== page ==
What the Fireflies Knew - Book Review



How can KB, a ten-year-old girl, make sense of the world that she once knew and loved being shattered in front of her very eyes? Why won’t any of the adults – or even her sister – tell her the truth and stop keeping secrets from her? KB’s search for answers to her many questions lead her down a path of trying to fix everything that’s been broken in her life, transitioning her from her childlike innocence into a reality that’s hard to handle.

What the Fireflies Knew is Kai Harris’ debut fiction novel that follows Kenyatta Bernice, nicknamed KB, through her rapidly changing life as her father dies from an overdose and their family loses their home in Detroit, Michigan in 1995. Their mother moves KB and her older sister, Nia, to live with their seemingly stoic grandfather in Lansing, Michigan for the summer. Just as KB thought her mother would stay with them, she leaves without telling KB or Nia when she’ll come back, leaving KB with a flood of mixed emotions from anger to sadness to worry and a strong desire to find out where her mother went.

As KB explores what there is to see of Lansing, Nia’s interest in her friends – and boys – creates a distance in their previously close relationship while KB gets to know her grandfather and learn about a family history she was never let in on. She meets cousins she’s never known of and tries to make friends with the White neighbor’s kids across the street who are hesitant to play with her. KB struggles to find a footing in Lansing, longing for her mother to come back, wishing her father was still with her, wanting a picture-perfect family that she sees everywhere but her own life. KB feels as if she doesn’t belong. Almost everyone she thought she could trust – who she felt secure with – leaves her. Nia seems to lose interest in KB and their relationship. She doesn’t want to talk about their dad after he died – doesn’t even want to remember the good times they had with him, which stumps KB. She tries to connect with Bobby and Charlotte, the kids across the street, and it turns out they’ll never truly understand her or stand up for her when she needs them. She thinks her friendship with Rondell, a boy she meets at the pool in Lansing, is going well, even trusting him enough to go to him when she tries running away, but he does something unspeakable to her. It seems everyone around KB has failed her and taken advantage of her until she finds love, comfort, and support in her grandfather.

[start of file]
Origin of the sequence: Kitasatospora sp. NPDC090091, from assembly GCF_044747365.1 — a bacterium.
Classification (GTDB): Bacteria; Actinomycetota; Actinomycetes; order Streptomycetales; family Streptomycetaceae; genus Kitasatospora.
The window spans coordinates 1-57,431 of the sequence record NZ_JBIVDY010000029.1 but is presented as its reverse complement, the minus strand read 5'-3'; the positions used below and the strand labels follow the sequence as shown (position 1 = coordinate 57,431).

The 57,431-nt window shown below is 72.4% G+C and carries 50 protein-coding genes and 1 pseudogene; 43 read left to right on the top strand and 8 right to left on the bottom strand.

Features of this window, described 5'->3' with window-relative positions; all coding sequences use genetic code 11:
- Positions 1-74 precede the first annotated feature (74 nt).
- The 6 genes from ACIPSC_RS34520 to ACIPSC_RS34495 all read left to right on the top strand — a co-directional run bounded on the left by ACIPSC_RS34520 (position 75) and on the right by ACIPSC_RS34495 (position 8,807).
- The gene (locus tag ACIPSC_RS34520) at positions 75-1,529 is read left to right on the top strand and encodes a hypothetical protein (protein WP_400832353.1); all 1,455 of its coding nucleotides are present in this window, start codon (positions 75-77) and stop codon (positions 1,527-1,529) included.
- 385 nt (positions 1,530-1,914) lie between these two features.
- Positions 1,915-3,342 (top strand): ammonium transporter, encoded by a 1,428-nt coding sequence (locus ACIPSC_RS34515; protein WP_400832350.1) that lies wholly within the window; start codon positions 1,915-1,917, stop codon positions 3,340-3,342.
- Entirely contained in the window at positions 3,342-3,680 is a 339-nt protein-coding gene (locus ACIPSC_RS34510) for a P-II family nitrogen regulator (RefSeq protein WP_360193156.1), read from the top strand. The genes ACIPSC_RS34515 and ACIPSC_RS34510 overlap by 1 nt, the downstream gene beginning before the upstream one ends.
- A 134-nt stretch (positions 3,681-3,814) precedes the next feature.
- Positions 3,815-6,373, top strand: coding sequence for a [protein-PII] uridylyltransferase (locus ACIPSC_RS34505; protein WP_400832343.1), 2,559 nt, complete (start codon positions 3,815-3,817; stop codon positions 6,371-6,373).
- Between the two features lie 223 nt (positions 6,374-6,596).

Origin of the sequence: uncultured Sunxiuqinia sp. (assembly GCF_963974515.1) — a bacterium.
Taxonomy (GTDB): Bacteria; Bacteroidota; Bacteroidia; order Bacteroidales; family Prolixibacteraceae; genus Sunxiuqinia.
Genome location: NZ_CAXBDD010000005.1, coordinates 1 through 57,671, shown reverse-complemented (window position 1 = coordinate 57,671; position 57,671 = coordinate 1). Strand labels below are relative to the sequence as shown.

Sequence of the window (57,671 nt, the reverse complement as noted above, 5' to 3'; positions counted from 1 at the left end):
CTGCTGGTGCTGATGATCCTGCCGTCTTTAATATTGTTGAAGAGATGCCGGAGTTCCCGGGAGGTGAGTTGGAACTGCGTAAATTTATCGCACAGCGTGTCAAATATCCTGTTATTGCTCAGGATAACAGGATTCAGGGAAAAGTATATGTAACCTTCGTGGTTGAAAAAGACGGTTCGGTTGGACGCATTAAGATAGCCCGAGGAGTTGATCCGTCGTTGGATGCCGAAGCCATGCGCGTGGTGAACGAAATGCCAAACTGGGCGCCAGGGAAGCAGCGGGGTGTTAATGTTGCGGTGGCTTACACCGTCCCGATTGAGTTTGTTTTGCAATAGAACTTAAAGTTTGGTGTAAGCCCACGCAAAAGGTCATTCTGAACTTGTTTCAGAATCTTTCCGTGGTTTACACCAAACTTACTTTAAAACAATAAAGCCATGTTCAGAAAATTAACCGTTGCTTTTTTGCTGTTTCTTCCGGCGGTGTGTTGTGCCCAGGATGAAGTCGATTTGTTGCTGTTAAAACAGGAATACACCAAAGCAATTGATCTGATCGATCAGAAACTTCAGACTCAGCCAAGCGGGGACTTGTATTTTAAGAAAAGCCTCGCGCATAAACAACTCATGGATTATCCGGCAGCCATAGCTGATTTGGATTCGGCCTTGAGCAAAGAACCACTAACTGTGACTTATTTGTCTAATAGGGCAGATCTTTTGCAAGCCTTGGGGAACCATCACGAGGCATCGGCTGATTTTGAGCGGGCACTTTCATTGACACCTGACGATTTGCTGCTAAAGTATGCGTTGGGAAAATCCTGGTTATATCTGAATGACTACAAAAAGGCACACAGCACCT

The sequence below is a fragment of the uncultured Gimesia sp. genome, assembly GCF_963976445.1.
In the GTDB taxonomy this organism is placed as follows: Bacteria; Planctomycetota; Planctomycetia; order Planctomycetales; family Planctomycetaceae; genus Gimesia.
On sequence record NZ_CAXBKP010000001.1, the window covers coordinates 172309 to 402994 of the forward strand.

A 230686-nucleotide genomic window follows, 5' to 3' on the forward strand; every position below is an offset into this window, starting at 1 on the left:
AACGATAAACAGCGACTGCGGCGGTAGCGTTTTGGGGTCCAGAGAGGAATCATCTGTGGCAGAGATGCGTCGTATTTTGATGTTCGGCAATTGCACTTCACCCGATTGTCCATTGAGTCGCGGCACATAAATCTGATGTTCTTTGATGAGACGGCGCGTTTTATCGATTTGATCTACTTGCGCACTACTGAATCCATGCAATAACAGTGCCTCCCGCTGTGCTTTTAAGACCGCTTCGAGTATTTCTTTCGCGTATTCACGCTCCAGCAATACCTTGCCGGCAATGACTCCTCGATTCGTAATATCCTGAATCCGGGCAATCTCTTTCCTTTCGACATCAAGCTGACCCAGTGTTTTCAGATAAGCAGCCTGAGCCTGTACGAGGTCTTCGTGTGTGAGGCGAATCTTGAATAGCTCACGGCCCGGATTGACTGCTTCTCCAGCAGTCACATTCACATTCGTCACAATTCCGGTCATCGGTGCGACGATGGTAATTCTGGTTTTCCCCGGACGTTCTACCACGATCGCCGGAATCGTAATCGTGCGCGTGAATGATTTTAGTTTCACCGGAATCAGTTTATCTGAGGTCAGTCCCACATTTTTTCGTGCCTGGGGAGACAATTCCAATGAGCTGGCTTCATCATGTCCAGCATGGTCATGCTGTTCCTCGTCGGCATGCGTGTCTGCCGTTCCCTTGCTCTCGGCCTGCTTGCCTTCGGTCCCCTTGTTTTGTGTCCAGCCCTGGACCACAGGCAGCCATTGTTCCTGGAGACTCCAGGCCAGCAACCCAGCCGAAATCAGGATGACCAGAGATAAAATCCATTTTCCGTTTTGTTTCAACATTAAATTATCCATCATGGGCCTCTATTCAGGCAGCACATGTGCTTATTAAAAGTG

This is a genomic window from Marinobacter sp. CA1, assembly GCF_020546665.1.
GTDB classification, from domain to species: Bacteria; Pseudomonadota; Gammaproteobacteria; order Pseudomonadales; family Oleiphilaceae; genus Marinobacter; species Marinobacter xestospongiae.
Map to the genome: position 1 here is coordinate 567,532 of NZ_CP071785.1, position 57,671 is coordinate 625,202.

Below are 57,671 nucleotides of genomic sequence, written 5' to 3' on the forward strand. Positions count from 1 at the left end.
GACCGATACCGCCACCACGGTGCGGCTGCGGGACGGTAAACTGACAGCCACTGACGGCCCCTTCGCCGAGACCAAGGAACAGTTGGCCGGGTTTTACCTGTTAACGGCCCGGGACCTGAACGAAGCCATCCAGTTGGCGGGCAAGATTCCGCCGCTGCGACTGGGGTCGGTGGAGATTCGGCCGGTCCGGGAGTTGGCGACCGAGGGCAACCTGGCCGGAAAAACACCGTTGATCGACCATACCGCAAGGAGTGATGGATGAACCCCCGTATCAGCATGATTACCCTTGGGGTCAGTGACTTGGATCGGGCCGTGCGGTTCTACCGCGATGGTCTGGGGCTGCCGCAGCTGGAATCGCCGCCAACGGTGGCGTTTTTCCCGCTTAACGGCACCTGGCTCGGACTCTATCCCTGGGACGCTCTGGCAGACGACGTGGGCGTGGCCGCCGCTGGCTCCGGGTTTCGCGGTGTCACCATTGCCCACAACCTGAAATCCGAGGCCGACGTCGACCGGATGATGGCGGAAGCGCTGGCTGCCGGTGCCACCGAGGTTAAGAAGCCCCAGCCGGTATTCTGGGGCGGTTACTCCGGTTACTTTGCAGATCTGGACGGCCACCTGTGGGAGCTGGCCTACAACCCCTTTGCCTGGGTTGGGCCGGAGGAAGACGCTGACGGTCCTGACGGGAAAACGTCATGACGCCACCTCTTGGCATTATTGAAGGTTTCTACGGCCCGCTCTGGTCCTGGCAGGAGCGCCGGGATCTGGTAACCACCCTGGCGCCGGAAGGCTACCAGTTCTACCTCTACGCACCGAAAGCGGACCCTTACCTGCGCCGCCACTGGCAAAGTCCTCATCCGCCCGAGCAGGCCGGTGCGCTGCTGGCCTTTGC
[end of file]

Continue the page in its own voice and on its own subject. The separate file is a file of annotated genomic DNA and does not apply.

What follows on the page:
Written in a voice with authentic prose, Harris tells a strong story filled with emotion that is both impactful and intense as well as warm and caring throughout the novel. Harris puts the experience and feelings of the almost eleven-year-old KB in full view – it lets the reader want what KB wants, feel her anger, feel her sadness. The reader feels her vulnerability and her desire for connection to help her cope with all that she’s been through. Harris doesn’t shy away from heavy and dark themes of racism, drug addiction, sexual assault, depression, or death. She writes a realistic and detailed story that beautifully comes to life on the page and shows the full range and complexity of humanity within families and relationships – all the brutal and painful feelings of a quickly fading childhood to love that seems boundless.

What the Fireflies Knew is an absolutely worthwhile coming-of-age novel that tells an authentic story from the Black experience and shows the true ups and downs of a childhood that’s been disrupted by forces that KB had no control over and how she tries make sense of everything that’s happened, ultimately finding comfort and a home where she never thought such a thing was possible.

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